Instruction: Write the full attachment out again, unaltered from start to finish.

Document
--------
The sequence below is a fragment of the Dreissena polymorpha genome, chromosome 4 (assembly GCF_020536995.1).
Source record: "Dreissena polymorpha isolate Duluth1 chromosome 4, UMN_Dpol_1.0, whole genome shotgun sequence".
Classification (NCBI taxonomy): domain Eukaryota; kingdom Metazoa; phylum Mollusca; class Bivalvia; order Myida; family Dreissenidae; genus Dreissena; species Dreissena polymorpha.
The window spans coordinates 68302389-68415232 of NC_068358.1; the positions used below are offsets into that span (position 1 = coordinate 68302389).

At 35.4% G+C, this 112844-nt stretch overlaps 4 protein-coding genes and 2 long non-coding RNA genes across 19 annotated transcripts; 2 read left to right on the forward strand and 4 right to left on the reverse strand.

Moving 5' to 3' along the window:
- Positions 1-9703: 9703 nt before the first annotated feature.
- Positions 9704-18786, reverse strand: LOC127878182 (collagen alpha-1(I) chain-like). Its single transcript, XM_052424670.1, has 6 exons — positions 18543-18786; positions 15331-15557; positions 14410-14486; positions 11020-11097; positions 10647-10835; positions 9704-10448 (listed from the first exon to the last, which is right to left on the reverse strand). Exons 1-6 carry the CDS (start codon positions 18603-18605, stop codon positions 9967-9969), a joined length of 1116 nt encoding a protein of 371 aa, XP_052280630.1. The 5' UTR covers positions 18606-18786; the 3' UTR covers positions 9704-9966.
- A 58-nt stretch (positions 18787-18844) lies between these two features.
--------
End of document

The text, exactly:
The sequence below is a fragment of the Dreissena polymorpha genome, chromosome 4 (assembly GCF_020536995.1).
Source record: "Dreissena polymorpha isolate Duluth1 chromosome 4, UMN_Dpol_1.0, whole genome shotgun sequence".
Classification (NCBI taxonomy): domain Eukaryota; kingdom Metazoa; phylum Mollusca; class Bivalvia; order Myida; family Dreissenidae; genus Dreissena; species Dreissena polymorpha.
The window spans coordinates 68302389-68415232 of NC_068358.1; the positions used below are offsets into that span (position 1 = coordinate 68302389).

At 35.4% G+C, this 112844-nt stretch overlaps 4 protein-coding genes and 2 long non-coding RNA genes across 19 annotated transcripts; 2 read left to right on the forward strand and 4 right to left on the reverse strand.

Moving 5' to 3' along the window:
- Positions 1-9703: 9703 nt before the first annotated feature.
- Positions 9704-18786, reverse strand: LOC127878182 (collagen alpha-1(I) chain-like). Its single transcript, XM_052424670.1, has 6 exons — positions 18543-18786; positions 15331-15557; positions 14410-14486; positions 11020-11097; positions 10647-10835; positions 9704-10448 (listed from the first exon to the last, which is right to left on the reverse strand). Exons 1-6 carry the CDS (start codon positions 18603-18605, stop codon positions 9967-9969), a joined length of 1116 nt encoding a protein of 371 aa, XP_052280630.1. The 5' UTR covers positions 18606-18786; the 3' UTR covers positions 9704-9966.
- A 58-nt stretch (positions 18787-18844) lies between these two features.